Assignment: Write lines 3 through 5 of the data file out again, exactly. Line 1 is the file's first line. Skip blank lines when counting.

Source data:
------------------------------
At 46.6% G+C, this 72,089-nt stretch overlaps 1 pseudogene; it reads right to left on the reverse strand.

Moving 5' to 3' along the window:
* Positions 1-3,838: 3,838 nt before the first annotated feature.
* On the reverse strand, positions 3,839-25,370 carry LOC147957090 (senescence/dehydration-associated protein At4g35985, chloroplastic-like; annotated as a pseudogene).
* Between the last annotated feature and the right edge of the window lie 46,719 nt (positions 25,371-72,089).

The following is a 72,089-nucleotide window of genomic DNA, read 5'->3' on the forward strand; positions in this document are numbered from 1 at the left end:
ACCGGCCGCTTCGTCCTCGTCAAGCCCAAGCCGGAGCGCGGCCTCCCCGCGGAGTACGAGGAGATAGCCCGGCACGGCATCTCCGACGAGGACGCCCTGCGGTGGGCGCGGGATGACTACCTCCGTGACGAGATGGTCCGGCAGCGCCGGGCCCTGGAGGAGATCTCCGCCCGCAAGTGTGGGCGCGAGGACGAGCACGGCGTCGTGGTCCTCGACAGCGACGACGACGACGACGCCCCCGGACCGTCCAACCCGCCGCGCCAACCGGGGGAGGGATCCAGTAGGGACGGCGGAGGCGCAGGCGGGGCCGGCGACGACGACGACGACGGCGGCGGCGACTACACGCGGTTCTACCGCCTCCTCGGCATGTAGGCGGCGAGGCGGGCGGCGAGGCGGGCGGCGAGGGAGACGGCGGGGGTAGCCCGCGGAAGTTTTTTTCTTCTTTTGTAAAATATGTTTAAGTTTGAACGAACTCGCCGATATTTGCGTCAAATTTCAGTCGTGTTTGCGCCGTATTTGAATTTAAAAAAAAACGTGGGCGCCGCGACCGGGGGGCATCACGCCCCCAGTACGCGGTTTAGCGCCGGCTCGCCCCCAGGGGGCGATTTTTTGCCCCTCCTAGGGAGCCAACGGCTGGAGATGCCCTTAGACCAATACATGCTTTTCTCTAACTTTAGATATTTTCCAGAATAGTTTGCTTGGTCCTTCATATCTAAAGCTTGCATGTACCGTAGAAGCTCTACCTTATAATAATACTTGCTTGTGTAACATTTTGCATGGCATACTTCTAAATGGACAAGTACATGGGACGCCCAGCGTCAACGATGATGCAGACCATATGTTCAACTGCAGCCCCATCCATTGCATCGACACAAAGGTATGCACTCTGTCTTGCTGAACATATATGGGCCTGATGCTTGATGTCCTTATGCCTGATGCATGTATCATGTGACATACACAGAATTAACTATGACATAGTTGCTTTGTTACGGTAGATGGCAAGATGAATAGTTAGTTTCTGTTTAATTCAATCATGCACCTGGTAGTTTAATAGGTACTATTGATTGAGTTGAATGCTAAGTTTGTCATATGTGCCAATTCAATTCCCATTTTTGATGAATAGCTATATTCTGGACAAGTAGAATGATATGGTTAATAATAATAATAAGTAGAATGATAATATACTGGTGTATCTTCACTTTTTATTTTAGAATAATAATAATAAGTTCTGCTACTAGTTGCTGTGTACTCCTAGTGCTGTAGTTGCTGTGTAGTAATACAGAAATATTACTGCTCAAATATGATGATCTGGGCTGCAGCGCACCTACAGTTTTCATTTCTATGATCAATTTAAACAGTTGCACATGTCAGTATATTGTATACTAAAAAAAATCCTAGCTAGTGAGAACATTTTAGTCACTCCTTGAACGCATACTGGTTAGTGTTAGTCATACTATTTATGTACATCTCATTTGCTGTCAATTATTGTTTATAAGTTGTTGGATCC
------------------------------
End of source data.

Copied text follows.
* Positions 1-3,838: 3,838 nt before the first annotated feature.
* On the reverse strand, positions 3,839-25,370 carry LOC147957090 (senescence/dehydration-associated protein At4g35985, chloroplastic-like; annotated as a pseudogene).
* Between the last annotated feature and the right edge of the window lie 46,719 nt (positions 25,371-72,089).